If the side effect of a memory access by an operation results in the activation of a process, then there is an access dependence. Let G1 and G2 be CFGs. Let n1 be a node in G1. Let variable v be a shared variable to which G1 can explicitly access. The CFG G2 is access dependent on n1 if and only if
The key differentiating feature of the access dependence is the lack of an explicit communication channel between the procedures.
In the SDG representation, there are three types of interprocess dependence edges that link nodes in separate processes. (1) A signal edge connects a node to a procedure entry node, which represents signal dependence between the source node and the control flow graph containing the entry node (the target node of the edge). (2) An interfer edge connects a node to another node, which represents that the target node is interference dependent on the source node. (3) An access edge connects a node to a procedure entry node, which represents access dependence between the source node and the control flow graph containing the entry node (the target node of the edge).
Operation of the preferred embodiment is demonstrated in the following example.
A control flow graph 180 in
A control flow graph 200 in
The THR register on the UART is a shared variable that is written by node 185 and read by node 212. This demonstrates that node 212 is interference dependent on node 185. When the THR register is accessed from outside the hardware, it has the side effect of firing CFG 200. This demonstrates that the process specified by CFG 200 is access dependent in node 185. The LSR register on the UART is a shared variable that is written by nodes 202, 213 and read by node 182. This demonstrates that node 182 is interference dependent on both node 202 and node 213. The MCR register on the UART is a shared variable that is written by node 163 and read by node 214. This demonstrates that node 214 is interference dependent on node 163. The operation of node 203 sends a signal to control flow graph 210. This demonstrates that control flow graph 210 is signal dependent on node 203.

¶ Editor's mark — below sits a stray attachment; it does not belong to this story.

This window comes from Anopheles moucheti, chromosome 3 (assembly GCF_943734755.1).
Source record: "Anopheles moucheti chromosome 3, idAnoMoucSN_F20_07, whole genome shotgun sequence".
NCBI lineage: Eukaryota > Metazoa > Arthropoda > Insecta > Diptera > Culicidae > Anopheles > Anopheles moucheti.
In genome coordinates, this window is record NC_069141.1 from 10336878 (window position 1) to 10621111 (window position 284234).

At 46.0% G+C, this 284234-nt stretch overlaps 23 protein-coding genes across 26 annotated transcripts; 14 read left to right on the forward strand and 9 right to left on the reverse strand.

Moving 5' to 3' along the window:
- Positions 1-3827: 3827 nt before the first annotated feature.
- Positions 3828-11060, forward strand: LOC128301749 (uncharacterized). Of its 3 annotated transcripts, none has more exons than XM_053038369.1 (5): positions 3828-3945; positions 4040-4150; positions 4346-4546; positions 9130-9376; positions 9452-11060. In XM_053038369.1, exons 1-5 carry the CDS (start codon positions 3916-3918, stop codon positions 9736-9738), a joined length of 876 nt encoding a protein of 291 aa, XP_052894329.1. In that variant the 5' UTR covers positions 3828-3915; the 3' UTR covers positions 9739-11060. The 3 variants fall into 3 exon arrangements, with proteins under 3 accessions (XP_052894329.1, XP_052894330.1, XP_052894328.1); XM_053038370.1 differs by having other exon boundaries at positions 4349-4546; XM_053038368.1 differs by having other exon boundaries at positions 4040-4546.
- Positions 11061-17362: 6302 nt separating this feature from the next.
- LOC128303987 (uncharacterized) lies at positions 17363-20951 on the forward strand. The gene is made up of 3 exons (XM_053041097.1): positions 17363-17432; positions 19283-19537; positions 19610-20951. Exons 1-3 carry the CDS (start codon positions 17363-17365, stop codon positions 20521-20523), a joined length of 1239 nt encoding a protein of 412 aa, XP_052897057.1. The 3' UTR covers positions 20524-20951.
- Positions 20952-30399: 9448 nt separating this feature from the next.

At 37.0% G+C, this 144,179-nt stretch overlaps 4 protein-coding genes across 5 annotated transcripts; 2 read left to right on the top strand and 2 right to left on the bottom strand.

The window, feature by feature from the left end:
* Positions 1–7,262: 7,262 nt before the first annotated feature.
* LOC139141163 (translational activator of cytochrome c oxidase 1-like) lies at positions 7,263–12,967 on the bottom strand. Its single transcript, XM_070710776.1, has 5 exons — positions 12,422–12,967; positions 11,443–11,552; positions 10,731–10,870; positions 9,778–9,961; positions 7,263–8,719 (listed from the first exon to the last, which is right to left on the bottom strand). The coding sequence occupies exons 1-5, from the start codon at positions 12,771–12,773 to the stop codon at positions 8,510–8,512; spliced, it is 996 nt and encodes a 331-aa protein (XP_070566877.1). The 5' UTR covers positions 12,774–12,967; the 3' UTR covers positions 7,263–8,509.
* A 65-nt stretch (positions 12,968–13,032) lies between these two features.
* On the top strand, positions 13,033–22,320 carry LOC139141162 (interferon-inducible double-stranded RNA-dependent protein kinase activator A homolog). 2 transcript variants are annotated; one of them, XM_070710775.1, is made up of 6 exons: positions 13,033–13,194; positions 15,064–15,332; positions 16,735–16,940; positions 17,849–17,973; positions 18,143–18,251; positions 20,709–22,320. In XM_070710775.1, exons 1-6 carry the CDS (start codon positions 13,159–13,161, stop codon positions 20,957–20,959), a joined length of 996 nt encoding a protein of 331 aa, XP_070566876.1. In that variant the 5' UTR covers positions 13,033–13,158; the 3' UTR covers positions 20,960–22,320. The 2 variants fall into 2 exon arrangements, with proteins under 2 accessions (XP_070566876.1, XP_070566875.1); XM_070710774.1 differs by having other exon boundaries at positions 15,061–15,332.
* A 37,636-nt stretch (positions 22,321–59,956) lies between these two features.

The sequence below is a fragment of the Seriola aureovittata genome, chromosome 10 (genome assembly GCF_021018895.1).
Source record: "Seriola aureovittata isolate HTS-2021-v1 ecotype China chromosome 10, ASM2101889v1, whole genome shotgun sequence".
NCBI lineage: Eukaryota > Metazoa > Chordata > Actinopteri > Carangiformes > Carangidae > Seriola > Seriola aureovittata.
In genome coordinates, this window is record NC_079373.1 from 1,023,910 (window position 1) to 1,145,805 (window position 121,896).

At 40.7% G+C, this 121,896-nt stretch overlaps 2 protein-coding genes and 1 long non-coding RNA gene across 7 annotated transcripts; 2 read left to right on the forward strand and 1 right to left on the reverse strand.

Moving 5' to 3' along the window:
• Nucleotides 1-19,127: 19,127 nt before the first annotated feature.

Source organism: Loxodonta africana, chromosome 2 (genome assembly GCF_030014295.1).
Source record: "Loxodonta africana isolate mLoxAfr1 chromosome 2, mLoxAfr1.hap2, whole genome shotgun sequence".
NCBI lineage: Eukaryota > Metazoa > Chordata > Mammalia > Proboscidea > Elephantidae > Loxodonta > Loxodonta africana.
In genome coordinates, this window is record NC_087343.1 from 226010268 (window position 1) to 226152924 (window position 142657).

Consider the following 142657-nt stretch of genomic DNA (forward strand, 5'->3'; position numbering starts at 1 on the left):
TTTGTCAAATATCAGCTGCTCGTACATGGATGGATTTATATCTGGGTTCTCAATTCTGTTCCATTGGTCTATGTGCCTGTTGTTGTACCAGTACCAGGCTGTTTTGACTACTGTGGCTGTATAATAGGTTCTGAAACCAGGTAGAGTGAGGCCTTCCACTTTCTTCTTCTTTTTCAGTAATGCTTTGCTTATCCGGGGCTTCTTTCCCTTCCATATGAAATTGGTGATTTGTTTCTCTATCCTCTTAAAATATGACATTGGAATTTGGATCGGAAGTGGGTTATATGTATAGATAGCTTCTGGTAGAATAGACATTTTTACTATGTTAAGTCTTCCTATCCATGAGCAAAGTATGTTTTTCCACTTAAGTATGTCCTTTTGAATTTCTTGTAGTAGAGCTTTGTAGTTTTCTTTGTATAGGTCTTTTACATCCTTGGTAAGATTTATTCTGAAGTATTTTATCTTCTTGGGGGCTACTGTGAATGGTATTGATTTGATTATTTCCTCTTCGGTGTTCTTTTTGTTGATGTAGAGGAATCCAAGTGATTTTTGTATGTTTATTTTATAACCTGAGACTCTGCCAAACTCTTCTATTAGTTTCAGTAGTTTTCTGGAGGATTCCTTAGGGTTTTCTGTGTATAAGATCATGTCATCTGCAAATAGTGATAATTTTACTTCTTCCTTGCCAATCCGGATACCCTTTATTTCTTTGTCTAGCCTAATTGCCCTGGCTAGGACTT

As a practical matter, contemporary software programming language specifications and hardware description language specifications 10, 12 are expressed using different languages. In the preferred embodiment, source code specifications in languages incapable of expressing the notion of processes, concurrency, access sensitivity, and signal sensitivity require additional specification in the form of user command input 16. An alternate embodiment allows the designer to specify user input 16 to directly annotate unified specification 22 with the dependences that are unsupported by the languages of the source code specifications 10, 12. Yet another embodiment allows the user to extend the source code specification languages with non-standard constructs in order to specify the unsupported dependences.
Detailed Description—Slice Computation
A slicing criterion is defined as a program point p, which is a node in system dependence graph 24. A program slice is defined as a subgraph of the system dependence graph that contains all nodes that may influence the operation at the slicing criterion. The slice for a criterion with multiple program points is computed as a union of slices, one slice for each node in the criterion.
For a program consisting of a single procedure, the SDG is a single procedure dependence graph. In this simple intraprocedural case, the slice is computed by analyzing the PDG for transitive flow and control dependences from the slicing criterion. That is, all nodes that can reach the slicing criterion node via the dependence edges belong to the slice.